Rural students often experienced difficult family situations or
extreme poverty, particularly during the Depression. Ms. Tennis recalls
one student who was being raised by her older sisters, both her mother
and father having died. Another student came to school one day excited
by the "good dinner" he had eaten the previous night. Thinking that the
meal might have consisted of perhaps a baked chicken, potatoes, a
vegetable, and perhaps a pie or ice cream, she was surprised to discover
that the hearty, home-cooked meal in question had consisted of cheese,
crackers, bologna, and beer. A third student's family was too poor to
buy bread and the student was too proud to attend school with only
home-baked, powder biscuits for lunch. To ease the student's acute
discomfort, Ms. Tennis made it a point to include powder biscuits in her
own lunchtime meal, thus making it acceptable for the student to eat
her own powder biscuits.
the sometimes difficult circumstances faced by students, many realized
that their one- room school was a ladder of opportunity to what they saw
as a better life. The opportunities afforded students could be measured
both in terms of future job prospects and their future lifestyle. In
1931 Hazel Jorgensen Smith captured the essence of both these
opportunities in an address she delivered, entitled, "Why I Want an
One who is educated can appreciate and have a better
understanding of art, music, nature, poetry and the finer things of
life. You are better able to meet difficult situations. You can appear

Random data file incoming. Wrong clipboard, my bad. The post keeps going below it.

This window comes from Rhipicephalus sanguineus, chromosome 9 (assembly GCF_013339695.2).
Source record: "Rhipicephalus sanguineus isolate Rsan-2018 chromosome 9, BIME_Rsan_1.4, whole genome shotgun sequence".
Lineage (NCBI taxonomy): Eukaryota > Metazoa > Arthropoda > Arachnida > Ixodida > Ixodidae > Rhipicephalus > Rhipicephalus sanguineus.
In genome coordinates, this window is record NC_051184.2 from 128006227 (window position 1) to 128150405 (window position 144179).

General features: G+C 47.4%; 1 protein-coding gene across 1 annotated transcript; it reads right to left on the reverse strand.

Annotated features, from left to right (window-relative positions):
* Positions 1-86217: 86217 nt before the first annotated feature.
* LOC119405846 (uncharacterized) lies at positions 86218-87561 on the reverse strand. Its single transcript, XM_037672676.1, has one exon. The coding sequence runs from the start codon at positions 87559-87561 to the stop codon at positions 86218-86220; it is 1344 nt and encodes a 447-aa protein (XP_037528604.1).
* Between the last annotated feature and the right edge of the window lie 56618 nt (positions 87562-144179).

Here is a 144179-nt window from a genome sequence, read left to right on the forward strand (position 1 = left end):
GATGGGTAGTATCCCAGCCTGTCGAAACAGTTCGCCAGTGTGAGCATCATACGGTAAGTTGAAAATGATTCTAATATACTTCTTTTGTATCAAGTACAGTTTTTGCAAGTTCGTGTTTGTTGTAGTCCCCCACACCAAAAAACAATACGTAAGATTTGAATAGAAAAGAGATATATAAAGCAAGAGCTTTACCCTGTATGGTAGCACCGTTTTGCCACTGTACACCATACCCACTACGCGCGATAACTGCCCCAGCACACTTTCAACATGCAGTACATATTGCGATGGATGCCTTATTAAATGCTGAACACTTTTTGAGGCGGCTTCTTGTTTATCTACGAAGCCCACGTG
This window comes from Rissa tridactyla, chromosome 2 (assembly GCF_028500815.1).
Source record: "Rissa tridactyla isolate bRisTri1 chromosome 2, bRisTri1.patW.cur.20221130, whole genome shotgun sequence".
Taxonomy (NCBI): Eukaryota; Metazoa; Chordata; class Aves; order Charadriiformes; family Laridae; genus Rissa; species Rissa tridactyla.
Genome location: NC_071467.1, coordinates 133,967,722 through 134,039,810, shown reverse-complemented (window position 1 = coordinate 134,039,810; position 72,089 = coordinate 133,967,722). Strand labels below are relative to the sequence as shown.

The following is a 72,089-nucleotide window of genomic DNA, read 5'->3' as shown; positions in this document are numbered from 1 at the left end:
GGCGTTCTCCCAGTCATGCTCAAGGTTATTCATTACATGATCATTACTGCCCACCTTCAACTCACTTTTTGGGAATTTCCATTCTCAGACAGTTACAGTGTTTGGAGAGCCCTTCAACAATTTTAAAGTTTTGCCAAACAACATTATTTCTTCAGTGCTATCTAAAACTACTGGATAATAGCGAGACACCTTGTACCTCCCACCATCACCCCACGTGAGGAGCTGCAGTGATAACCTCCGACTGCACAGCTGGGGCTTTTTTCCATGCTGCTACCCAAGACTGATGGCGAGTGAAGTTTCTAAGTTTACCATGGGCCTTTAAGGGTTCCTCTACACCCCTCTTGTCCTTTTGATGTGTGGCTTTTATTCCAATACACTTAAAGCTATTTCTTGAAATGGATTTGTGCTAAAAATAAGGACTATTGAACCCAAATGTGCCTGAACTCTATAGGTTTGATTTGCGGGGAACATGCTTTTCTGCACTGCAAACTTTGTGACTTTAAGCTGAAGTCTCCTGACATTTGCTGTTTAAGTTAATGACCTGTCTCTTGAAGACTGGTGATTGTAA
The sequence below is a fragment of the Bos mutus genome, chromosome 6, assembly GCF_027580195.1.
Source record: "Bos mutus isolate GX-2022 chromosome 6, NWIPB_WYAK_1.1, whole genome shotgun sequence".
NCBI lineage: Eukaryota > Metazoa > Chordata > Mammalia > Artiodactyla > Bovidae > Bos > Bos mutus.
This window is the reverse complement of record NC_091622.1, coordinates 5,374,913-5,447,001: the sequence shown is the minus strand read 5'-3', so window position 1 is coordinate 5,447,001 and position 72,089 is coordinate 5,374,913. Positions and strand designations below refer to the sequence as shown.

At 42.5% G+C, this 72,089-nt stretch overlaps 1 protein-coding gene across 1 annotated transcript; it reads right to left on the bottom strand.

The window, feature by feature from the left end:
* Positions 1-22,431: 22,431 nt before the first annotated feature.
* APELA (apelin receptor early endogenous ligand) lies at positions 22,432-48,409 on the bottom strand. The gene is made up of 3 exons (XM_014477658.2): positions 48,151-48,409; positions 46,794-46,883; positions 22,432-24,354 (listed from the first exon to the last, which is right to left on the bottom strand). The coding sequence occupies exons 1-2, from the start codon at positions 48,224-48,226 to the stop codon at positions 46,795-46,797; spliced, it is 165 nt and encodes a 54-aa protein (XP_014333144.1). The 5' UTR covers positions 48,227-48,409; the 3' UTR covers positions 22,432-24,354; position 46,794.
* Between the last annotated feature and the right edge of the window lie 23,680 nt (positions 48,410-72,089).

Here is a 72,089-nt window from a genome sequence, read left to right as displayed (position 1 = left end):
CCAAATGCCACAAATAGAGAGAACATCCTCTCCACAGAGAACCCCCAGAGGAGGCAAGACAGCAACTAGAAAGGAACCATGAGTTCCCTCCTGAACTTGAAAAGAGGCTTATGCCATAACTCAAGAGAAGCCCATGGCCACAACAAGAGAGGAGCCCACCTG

before a crowd and associate with the better class of people. You are
happier in yourself and are more serviceable to others.
The young man or woman who is well-prepared to do a
certain ind of work will find more demand for his work than the one
poorly prepared. .... The one who is well prepared may command a larger
income than one who is poorly prepared. Boys and girls of the grammar
grade age often become uninterested in school because they think it is a
waste of time. They are beginning to feel grown an they want to earn
money. Facts prove that every day spent in school means more money when
they finally go into the business and professional world. In the U.S.
the average pupil who had finished the eighth grade earns $500 a year.
The average high school graduate earns $1000 a year and the average
college graduate earns $2000 a year.
For these reasons I am desirous of an education...
Students who attended one-room schools often developed both a
sense of family as well as a keen realization of the opportunities made
possible to them through education.